Jamie Dimon, chairman and CEO of JPMorgan Chase, says grappling with new regulations and strengthening internal controls are the bank's top priorities.
In a call with reporters Friday to discuss first-quarter earnings, he said that the bank would be aggressive in making changes, opting for quick decision-making over consensus building.
"We've got to get these things fixed," Dimon said.
His comments came as JPMorgan reported soaring quarterly profits, but slightly lower revenue. Cost-cutting and lower reserves for bad loans helped the bottom line.
It's been a tough 12 months for the bank's image. It was almost a year ago that JPMorgan confirmed a surprise trading loss that eventually ballooned to $6 billion.
A Senate panel issued a withering report last month on how the bank dealt with the loss. The panel said JPMorgan played down the risks of its trades and hid losses from regulators. JPMorgan has said it made mistakes but never intended to mislead regulators.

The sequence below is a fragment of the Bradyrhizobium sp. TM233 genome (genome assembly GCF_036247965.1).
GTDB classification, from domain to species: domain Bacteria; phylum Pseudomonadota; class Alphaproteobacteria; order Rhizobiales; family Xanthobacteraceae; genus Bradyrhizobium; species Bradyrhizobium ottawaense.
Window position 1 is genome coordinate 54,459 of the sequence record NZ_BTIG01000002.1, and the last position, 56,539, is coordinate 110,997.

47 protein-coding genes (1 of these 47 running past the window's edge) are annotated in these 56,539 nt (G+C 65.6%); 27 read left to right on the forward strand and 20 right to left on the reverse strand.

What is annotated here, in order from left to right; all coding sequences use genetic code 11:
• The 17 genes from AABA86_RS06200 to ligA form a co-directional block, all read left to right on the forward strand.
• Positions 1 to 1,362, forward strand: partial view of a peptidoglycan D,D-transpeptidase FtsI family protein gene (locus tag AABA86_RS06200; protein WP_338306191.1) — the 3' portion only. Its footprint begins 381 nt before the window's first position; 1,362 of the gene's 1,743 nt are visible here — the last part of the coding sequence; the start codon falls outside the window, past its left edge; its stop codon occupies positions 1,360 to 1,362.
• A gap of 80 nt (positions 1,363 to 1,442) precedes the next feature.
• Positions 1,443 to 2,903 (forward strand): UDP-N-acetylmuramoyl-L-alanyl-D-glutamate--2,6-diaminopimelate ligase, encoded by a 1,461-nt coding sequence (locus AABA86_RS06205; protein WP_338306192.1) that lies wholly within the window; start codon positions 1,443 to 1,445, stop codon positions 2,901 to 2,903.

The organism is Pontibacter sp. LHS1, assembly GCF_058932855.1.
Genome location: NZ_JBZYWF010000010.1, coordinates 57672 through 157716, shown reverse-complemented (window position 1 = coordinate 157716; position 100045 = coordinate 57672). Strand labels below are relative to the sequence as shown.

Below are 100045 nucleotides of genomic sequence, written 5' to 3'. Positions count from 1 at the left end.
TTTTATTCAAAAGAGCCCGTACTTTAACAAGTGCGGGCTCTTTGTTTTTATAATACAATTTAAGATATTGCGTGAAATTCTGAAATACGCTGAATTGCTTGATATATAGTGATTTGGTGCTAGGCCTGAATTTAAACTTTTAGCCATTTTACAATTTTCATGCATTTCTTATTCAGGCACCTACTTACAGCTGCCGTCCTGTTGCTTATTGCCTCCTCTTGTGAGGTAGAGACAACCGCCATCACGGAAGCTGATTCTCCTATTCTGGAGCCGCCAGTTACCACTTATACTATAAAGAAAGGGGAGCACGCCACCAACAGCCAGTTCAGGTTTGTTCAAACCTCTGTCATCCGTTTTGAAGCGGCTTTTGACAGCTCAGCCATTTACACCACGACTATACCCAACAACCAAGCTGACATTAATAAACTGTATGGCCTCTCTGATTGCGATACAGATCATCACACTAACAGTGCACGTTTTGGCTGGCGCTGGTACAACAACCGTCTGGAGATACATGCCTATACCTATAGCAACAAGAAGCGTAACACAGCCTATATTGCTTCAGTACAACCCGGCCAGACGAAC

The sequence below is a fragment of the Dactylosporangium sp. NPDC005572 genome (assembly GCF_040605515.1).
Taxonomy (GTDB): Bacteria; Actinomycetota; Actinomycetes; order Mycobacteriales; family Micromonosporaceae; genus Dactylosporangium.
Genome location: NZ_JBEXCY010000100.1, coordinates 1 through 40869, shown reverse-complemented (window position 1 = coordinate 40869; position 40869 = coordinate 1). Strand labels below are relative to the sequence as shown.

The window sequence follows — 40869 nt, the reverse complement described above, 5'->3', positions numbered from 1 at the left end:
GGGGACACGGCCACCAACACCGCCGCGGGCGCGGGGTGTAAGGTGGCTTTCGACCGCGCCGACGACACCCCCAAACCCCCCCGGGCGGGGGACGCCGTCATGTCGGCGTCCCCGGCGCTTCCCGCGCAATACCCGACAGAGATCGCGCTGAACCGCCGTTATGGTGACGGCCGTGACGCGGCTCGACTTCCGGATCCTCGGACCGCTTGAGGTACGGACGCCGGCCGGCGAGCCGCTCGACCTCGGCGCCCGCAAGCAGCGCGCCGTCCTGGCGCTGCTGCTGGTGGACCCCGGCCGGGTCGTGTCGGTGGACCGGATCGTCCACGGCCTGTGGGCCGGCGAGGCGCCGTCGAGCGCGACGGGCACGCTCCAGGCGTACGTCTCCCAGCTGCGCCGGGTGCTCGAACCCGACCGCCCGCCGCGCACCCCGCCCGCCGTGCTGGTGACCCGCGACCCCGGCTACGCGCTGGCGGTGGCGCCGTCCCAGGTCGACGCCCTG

Dimon said the bank still has "work to do" to make sure it is in line with new regulations. It also expects more sanctions from regulators.
Another black eye last month came when the Federal Reserve told JPMorgan Chase, along with Goldman Sachs, that it needed to strengthen its capital plan. The bank said Friday it was shuffling resources and having more conversations with the Fed. Dimon said the Fed's criticisms focused on matters like the level of detail it reported to the Fed, and not around the numbers themselves.
Dimon's next test is the annual shareholder meeting in Tampa, Fla., next month. Shareholders will vote on a proposal asking the board to split the roles of CEO and chairman. The vote could be a referendum on Dimon, since it could force him to give up one of the jobs. Last year, 40 percent of votes cast were in favor of splitting the roles. Dimon deflected questions about the impending vote.